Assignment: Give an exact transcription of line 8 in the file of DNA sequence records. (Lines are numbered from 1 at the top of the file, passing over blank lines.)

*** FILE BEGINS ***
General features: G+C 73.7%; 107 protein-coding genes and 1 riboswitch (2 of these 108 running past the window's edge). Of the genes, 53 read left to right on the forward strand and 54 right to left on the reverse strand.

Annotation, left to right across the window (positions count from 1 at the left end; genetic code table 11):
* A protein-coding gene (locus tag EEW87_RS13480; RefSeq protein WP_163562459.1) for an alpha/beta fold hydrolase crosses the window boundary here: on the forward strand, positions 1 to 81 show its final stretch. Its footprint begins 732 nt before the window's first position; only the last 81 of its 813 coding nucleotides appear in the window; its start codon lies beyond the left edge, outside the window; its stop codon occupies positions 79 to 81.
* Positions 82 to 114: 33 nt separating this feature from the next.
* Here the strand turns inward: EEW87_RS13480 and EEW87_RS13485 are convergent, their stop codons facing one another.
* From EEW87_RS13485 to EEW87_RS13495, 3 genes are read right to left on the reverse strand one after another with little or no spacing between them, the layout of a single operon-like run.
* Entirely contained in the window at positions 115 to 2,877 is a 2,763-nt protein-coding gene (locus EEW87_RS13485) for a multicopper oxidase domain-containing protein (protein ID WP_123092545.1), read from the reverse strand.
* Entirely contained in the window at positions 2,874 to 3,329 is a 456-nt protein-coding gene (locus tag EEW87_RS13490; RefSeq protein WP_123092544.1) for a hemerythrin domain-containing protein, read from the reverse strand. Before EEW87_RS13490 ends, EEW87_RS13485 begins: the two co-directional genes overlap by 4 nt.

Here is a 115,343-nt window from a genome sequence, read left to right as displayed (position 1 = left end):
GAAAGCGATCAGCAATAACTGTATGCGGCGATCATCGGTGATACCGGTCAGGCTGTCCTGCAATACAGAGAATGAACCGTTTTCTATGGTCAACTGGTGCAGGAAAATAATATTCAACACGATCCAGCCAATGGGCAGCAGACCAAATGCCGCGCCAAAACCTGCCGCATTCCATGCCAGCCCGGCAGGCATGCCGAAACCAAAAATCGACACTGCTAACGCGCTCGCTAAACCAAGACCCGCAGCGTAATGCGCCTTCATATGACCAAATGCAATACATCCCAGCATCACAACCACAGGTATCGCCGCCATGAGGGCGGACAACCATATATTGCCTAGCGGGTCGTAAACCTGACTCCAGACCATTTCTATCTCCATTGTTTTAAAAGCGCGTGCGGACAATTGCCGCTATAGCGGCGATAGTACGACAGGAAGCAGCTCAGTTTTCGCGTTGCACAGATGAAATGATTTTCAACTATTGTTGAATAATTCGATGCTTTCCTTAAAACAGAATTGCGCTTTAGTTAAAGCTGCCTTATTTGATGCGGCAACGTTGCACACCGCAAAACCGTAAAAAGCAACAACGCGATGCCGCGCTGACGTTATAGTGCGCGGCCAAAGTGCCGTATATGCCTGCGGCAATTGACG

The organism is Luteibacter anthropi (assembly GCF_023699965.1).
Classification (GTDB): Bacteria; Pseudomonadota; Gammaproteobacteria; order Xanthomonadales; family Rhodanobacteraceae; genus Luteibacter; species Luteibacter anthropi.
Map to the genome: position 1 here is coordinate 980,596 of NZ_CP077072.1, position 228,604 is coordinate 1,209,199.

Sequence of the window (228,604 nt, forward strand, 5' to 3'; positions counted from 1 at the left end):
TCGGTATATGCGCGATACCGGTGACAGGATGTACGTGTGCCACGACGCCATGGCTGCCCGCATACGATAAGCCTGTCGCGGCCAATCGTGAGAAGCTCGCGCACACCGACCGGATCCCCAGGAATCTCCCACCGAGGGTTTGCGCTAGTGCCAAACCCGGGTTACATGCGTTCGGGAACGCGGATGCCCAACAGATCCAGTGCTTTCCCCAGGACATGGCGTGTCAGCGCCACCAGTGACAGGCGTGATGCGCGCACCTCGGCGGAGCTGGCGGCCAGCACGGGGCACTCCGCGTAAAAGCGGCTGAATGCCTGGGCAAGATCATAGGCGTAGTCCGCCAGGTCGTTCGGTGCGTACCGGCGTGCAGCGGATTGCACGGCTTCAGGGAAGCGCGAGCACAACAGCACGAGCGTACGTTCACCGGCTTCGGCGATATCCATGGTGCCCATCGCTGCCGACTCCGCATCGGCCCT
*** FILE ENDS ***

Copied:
* Entirely contained in the window at positions 2,874 to 3,329 is a 456-nt protein-coding gene (locus tag EEW87_RS13490; RefSeq protein WP_123092544.1) for a hemerythrin domain-containing protein, read from the reverse strand. Before EEW87_RS13490 ends, EEW87_RS13485 begins: the two co-directional genes overlap by 4 nt.